On June 1, Uri Perednik, chairman of the Struggle for Ethiopian Aliyah, said despite the welcomed wave of new immigration, “the government of Israel still treats Ethiopian Jews as second-class Jews… if they can bring over 20,000 people from Ukraine in a month, they can certainly bring half that from Ethiopia.”
Under the current operation, those eligible for aliyah under the government decision are in order of priority: those with parents or children living in Israel; those with parents who moved to Israel and later died; those with siblings in Israel; and those with half-siblings in Israel. Individuals who qualify under one of those categories can bring with them their spouses and children, as well as any children over 18 who are unmarried.
Each immigrant is approved for aliyah by the Interior Ministry, which — unlike with other immigration to Israel — approves each candidate one by one following an investigation into their status. Since 2014, the ministry only handles requests that have been submitted to it via a family member currently living in Israel.
While the vast majority of the new immigrants view themselves as full members of the Jewish community, they have also all agreed — as part of the aliyah process — to undergo a 10-month conversion program upon arrival in Israel. Jewish Agency officials say close to 95% complete the program successfully — and only then do they receive an official Israeli ID and full citizenship. Those who do not retain permanent residency in the country.
Funding for the immigration operation is split into two: The Jewish Agency — backed by its private donors — covers all costs of preparing the immigrants for aliyah and bringing them to Israel.
Once the new immigrants land at Ben Gurion Airport, the government begins to foot the bill. NIS 570 million ($170 million) has been budgeted to fund the absorption of the immigrants in Israel, the majority of it going toward housing.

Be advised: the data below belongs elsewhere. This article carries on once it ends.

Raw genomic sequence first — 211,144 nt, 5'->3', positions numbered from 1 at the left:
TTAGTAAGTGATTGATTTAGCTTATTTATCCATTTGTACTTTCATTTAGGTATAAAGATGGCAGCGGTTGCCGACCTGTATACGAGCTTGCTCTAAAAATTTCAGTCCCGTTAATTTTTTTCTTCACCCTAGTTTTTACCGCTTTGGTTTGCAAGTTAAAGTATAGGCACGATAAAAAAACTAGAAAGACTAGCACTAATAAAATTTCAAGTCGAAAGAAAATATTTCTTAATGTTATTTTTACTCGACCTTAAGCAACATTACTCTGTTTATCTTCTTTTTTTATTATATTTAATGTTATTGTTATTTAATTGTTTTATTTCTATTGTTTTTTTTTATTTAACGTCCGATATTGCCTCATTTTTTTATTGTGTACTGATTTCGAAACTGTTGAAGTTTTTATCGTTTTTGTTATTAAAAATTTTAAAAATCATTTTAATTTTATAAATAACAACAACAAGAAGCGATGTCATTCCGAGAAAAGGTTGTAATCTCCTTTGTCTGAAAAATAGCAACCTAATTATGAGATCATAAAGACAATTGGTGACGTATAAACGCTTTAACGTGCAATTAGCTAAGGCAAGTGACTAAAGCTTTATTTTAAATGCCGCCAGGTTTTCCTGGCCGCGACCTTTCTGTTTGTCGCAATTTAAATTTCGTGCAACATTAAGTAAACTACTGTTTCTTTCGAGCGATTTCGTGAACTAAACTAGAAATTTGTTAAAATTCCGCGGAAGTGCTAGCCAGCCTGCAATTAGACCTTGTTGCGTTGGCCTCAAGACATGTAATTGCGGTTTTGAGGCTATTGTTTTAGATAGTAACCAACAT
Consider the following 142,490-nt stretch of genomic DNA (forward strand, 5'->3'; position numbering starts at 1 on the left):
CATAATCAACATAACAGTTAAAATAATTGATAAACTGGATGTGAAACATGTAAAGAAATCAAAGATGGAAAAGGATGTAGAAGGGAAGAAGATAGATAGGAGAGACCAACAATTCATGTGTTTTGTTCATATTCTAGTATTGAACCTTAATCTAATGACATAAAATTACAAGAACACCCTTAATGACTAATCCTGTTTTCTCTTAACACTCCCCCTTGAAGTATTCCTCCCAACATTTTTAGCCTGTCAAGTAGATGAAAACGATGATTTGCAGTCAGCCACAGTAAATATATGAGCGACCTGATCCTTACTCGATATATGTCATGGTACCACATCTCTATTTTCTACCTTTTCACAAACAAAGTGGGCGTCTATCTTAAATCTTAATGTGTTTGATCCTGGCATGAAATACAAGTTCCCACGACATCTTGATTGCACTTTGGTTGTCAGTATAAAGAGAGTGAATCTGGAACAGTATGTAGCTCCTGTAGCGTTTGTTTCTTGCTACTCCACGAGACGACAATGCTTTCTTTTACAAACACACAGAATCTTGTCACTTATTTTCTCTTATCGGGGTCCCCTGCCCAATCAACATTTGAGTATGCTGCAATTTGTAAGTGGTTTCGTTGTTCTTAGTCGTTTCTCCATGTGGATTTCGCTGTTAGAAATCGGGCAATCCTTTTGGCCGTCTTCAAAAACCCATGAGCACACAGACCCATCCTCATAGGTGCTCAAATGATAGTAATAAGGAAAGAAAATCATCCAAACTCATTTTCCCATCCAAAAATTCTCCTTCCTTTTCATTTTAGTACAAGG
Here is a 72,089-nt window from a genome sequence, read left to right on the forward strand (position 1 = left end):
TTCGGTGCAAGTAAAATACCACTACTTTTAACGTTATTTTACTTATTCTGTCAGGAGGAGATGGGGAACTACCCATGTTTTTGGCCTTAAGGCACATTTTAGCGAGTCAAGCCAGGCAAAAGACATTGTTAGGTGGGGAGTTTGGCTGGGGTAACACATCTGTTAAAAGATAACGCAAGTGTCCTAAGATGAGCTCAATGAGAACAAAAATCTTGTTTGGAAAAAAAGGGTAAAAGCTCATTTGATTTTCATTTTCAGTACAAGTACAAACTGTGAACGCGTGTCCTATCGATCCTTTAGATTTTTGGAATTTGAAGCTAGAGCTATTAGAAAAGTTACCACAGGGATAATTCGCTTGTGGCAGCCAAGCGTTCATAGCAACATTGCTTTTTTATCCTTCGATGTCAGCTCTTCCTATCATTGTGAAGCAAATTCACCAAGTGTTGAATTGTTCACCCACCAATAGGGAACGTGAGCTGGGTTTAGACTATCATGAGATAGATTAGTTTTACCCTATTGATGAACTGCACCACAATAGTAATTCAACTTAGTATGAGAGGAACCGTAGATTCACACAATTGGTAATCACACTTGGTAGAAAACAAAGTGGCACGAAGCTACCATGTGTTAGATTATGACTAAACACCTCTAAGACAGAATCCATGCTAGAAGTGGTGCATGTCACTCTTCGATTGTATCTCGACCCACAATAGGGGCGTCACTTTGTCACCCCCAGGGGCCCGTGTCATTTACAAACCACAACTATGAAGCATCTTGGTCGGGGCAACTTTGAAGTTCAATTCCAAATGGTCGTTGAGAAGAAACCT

Around 30 Jewish Agency employees — most of whom are themselves former Ethiopian immigrants to Israel — had been in Ethiopia for several weeks preparing the families for their impending move. Adane Tadale, the Jewish Agency’s head emissary to Ethiopia, said that since February he has been spending three weeks in the country followed by two weeks in Israel, overseeing all the preparations.
The Jewish Agency has estimated that it will cost around $9.6 million (NIS 32 million) to fund its pre-aliya activities for the 3,000 currently approved new immigrants, which includes pre-flight health checkups and vaccinations, hours of training and preparation as well as the cost of the flights themselves.
Yehuda Setton, COO of the Jewish Agency, noted that they have not yet raised the full amount, “but we work at the same time as we raise money.” During a conversation in Gondar a day ahead of the first flight, Setton said: “We are committed, and I’m pretty sure that world Jewry will raise the money.”
The funding in question is slated to come mostly from the Jewish Federations of North America. A large delegation from Jewish Federations across the U.S. visited Gondar and Addis Ababa last week and flew to Israel with the new immigrants, as did representatives of and major donors to Keren Hayesod, the International Fellowship of Christians and Jews, the World Zionist Organization and other philanthropic foundations.
“There is an unwritten and very powerful agreement that global philanthropy pays for aliyah, that aliyah is much more than the flight,” said Jeffrey Schoenfeld, chairman of JFNA’s Israel and Overseas Committee, while visiting Gondar. “That is an unwavering commitment by the North American Jewish community… it’s been very powerful in the past, and it remains an absolute commitment.”
JFNA originally pledged $5 million toward the current wave of Ethiopian aliyah, and later expanded that to promise $7 million. “We will find a way to raise the funds,” vowed Schoenfeld.
But with 3,000 new immigrants slated to arrive in Israel in the coming months, the real work is yet to come, say Jewish Agency officials.
“In my eyes, the immigration is the easy part,” said Avtamo Yosef, who heads up the Jewish Agency’s department of Ethiopian immigration. “The absorption is the complicated part.”
Yosef, a native of Ethiopia who came to Israel as part of Operation Solomon in 1991, said it is critical that the assistance and framework the new immigrants receive in their first years in Israel “needs to be what the immigrants need, and not what we [already] know how to provide.” PJC